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Oral vitamin K effectively treats international normalised ratio (INR) values in excess of 10

Journal: Thrombosis and Haemostasis
ISSN: 0340-6245
Topic:

Stem cells in cardiovascular biology and medicine

DOI: http://dx.doi.org/10.1160/TH09-12-0822
Issue: 2010: 104/1 (July) pp. 1-190
Pages: 118-121

Oral vitamin K effectively treats international normalised ratio (INR) values in excess of 10

Results of a prospective cohort study

M. A. Crowther (1), D. Garcia (2), W. Ageno (3), L. Wang (1), D. M. Witt (4), N. P. Clark (4), M. D. Blostein (5), S. R. Kahn (5), S. Schulman (1), M. Kovacs (6), M. A. Rodger (7), P. Wells (7), D. Anderson (8), J. Ginsberg (1), R. Selby (9), S. Siragusa (10), M. Silingardi (11), M. B. Dowd (4), C. Kearon (1)

(1) Department of Medicine, McMaster University, Hamilton, Ontario, Canada; (2) Department of Medicine, University of New Mexico, Albuquerque, New Mexico, USA; (3) Department of Medicine, University of Insubria, Varese, Italy; (4) Clinical Pharmacy Anticoagulation Service, Kaiser Permanente Colorado, Denver, Colorado, USA; (5) Department of Medicine, McGill University, Montreal, Quebec, Canada; (6) Department of Medicine, University of Western Ontario, London, Ontario, Canada; (7) Department of Medicine, University of Ottawa, Ottawa, Ontario, Canada; (8) Department of Medicine, Dalhousie, Halifax, Nova Scotia, Canada; (9) Department of Medicine, University of Toronto, Toronto, British Columbia, Canada; (10) Division of Hematology, University of Palermo, Palermo, Italy; (11) Department of Medicine, Reggio Emilia, Italy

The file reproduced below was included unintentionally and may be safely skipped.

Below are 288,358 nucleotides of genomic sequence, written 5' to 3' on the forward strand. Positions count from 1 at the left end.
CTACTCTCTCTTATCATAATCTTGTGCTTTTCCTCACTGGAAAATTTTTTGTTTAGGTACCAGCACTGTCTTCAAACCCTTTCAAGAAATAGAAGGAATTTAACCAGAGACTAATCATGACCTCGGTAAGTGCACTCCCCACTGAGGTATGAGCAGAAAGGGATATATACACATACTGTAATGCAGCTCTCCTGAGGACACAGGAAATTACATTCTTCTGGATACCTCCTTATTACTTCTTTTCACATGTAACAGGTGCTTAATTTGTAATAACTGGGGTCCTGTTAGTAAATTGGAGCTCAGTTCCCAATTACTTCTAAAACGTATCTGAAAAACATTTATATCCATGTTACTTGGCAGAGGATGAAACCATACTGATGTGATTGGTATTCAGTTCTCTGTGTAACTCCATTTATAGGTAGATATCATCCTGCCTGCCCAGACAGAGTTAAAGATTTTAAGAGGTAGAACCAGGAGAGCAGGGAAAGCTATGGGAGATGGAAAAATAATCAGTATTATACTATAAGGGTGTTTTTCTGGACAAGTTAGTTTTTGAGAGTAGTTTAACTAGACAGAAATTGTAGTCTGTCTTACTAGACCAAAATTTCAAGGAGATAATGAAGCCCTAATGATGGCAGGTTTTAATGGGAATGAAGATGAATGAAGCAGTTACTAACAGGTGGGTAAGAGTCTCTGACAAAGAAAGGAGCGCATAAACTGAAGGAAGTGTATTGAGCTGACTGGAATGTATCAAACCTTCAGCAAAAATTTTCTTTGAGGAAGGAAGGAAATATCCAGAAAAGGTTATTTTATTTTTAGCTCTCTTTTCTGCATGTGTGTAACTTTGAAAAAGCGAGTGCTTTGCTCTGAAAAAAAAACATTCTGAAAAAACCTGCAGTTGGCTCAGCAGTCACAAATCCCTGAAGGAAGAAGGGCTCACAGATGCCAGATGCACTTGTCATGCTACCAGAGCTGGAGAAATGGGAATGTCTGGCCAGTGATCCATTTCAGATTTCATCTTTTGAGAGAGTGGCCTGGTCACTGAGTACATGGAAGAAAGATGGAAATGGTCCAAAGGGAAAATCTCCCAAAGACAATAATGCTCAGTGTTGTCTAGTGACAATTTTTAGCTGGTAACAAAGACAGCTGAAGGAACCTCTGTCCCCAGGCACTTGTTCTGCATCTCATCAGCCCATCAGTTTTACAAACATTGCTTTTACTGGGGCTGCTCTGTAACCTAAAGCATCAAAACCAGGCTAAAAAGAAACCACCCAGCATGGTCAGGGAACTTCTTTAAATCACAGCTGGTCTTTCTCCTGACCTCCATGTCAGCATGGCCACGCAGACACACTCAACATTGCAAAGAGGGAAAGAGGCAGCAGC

Keywords

thrombosis, Haemostasis, oral anticoagulants, acquired coagulation disorders

Summary

Unanticipated elevation of the INR is common in patients receiving warfarin. We performed a prospective cohort study of 107 warfarin-treated patients with INR values of more than 10 who received a single 2.5 mg dose of oral vitamin K. During the first week, one patient experienced major bleeding, and one died. In the first 90 days after enrolment four patients had major bleeding (3.7%, 1.0% to 9.3%), eight patients (7.5%, 3.3% to 14.2%) died and two had objectively confirmed thromboembolism. Based on our low rate of observed major bleeding we conclude that 2.5 mg of oral vitamin K is a reasonable treatment for patients with INR values of more than 10 who are not actively bleeding.

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